The methodology to calculate transaction costs according to PRIIPs does not meet the basic premise that buying at a higher price is more expensive than buying at a lower price. Therefore, the transaction costs we report are meaningless and offer no transparency.
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Suppose an investor is interested in Amazon. He has read a lot about the firm and has high expectations of the business Amazon is involved in. On 27 March 2017 he notices that Amazon stock is trading on Nasdaq at $835 per share. He thinks that this is a good opportunity to buy the stock. So he sends an order to his broker to buy the stock ‘at best’. This turns out to be a good investment decision. One month later, on 27 April, after Amazon presents strong quarterly results, the investor witnesses the stock trading above 952. He feels that this is a good moment to take profit on his investment. So he immediately instructs his broker to sell the stock on the Nasdaq opening on 28 April. Confident about the success of his investment, the investor takes a look at the account statements that he receives from his broker. But he is a little disappointed to see not the 14.0% profit on his investment that he had expected to find – the rise from 835 up to 952 – but rather a profit of only 12.9% instead. The difference is only to a minor extent explained by the commission that he had to pay to his broker. More important are the prices that the broker traded for him. As it turns out, in March he bought at 837 instead of 835. And in April he didn’t sell at 952, but at 945.
This difference between the prices that an investor might have expected to trade at and the prices that he actually pays or receives, are generally referred to as ‘implementation costs’. According to MiFID II, brokers and investment managers have to make such costs transparent to their investors as part of the transaction costs. Looking at the calculation method of these costs according to PRIIPs, this seems to be straightforward in the above example. At the basis lies the ‘arrival price’, which is normally the price of the stock at the moment (‘arrival time’) that the order is sent to another person, in this example to the broker. The difference between the prices actually traded and the arrival price should be disclosed as part of the transaction costs. In this example that would be $2 on 27 March (837 minus 835), and $7 on 28 April (952 minus 945). And these numbers indeed fully explain the investor’s level of disappointment in this example.
It is important to note that these implied implementation costs cannot simply be attributed to the broker’s skills. In this example, if the investor had sent his order to buy on 27 March not ‘at best’, but at a limit of 835, the broker would not have bought at any price above 835. And in the situation of 28 April, it was the order to sell on the Nasdaq opening that precluded the broker from selling at 952. If the investor had wanted to sell at 952, he should have instructed his broker to start selling at 952 or better immediately after receiving the order, instead of instructing the broker to wait until the Nasdaq opening the next day.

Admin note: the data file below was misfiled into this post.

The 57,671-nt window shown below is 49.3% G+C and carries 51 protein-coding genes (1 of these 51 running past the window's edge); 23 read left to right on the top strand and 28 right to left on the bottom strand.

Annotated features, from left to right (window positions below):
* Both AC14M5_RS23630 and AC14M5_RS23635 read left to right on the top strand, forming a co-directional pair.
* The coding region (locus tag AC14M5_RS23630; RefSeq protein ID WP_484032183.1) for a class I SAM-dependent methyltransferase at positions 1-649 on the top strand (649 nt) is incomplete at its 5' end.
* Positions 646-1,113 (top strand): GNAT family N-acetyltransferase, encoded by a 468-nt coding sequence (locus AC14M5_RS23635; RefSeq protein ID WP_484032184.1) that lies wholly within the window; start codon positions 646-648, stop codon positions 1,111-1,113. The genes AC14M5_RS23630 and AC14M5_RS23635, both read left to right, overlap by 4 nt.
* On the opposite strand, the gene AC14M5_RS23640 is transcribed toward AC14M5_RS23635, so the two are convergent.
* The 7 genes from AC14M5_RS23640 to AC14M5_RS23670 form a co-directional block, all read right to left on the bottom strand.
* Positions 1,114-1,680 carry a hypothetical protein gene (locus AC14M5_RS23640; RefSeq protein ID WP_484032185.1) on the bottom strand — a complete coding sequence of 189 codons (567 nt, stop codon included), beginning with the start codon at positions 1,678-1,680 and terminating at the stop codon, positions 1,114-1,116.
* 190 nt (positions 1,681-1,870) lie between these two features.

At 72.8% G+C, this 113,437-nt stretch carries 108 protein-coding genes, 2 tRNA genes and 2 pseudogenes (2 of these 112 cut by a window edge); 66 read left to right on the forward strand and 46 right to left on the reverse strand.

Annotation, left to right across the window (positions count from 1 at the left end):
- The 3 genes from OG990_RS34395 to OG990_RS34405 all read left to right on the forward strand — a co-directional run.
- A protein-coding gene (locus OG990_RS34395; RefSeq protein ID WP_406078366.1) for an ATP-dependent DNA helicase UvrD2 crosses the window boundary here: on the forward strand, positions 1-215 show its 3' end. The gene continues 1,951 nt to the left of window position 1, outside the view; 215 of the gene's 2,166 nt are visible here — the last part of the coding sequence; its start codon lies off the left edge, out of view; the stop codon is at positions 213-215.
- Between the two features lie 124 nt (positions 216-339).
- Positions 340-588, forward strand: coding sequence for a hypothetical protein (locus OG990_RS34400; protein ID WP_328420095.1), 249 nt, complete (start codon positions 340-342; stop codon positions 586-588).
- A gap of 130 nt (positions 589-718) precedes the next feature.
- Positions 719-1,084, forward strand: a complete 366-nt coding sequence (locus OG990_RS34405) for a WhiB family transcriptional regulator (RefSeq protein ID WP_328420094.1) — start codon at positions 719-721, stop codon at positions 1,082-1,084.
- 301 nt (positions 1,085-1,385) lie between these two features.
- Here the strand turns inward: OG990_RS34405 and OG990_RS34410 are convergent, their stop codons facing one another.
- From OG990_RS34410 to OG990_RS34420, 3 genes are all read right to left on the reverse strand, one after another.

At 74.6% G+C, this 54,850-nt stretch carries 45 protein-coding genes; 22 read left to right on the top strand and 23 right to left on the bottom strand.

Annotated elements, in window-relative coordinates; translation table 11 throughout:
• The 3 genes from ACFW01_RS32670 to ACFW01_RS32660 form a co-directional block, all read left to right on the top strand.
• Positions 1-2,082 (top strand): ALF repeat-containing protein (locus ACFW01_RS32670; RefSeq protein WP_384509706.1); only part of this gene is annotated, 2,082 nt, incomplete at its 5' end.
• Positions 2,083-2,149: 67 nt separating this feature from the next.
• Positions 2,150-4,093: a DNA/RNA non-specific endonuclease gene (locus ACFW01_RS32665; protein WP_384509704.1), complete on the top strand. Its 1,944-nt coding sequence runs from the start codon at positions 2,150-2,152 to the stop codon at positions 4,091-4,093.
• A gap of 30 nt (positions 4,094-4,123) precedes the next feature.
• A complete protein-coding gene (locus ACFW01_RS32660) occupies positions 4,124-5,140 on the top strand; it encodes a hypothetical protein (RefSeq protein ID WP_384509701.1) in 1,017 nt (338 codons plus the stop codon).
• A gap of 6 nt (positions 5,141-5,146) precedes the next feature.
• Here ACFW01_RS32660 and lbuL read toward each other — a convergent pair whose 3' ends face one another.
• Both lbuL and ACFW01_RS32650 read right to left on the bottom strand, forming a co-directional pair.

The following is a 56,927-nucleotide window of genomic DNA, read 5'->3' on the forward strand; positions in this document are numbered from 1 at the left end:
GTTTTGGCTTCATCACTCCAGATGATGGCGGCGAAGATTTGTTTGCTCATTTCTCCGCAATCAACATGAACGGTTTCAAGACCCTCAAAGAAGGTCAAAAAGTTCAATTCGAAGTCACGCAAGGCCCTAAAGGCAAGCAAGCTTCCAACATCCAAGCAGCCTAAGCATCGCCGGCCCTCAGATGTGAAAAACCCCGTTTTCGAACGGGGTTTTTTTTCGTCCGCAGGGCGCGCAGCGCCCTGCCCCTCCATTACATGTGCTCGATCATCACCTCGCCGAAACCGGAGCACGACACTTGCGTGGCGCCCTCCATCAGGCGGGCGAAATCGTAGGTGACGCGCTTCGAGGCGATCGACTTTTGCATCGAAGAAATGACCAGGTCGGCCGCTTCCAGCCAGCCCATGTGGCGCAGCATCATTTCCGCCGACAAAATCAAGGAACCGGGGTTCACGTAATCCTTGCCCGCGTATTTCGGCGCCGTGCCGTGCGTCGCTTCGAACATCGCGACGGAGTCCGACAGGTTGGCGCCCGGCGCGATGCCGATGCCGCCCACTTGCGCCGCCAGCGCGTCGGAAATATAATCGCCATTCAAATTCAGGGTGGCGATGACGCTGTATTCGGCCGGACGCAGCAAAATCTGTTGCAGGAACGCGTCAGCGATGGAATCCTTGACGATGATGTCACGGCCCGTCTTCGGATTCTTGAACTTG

One might hope that this example is not a common occurrence. This investor was sending orders to his broker without a price limit, effectively instructing him to buy and later on sell Amazon stock at any price. If all investors were to submit such unconditional orders, markets would not function. Market equilibrium can only be reached, if there is a price level below which fewer participants are willing to sell and above which fewer participants are willing to buy. It is the responsibility of all market participants to make this happen, by only submitting orders with a decent price limit.
If the investor is a private investor submitting orders to a professional broker, one could argue that this responsibility to tie a reasonable price limit to orders sent to the market lies in the broker’s hands. The duty to report transaction costs including implementation costs could help raise brokers’ awareness of this responsibility. However, assuming that the broker selling on 28 April in the above example calculates those transaction costs according to the PRIIPs method, the broker will very likely not report $7 transaction costs. He will probably use an ‘arrival price’ that corresponds with the prices traded around the opening, as this was the time that the order was executed. This is because PRIIPs describes that where an order is executed without being transmitted to another person, as is the case from the broker’s perspective in this example, the arrival price should be determined as the mid-market price of the investment at the time when the transaction was executed.3 This would result in lower reported transaction costs. And for good reason, we would argue, as the investor specifically instructed the broker to sell at the Nasdaq opening.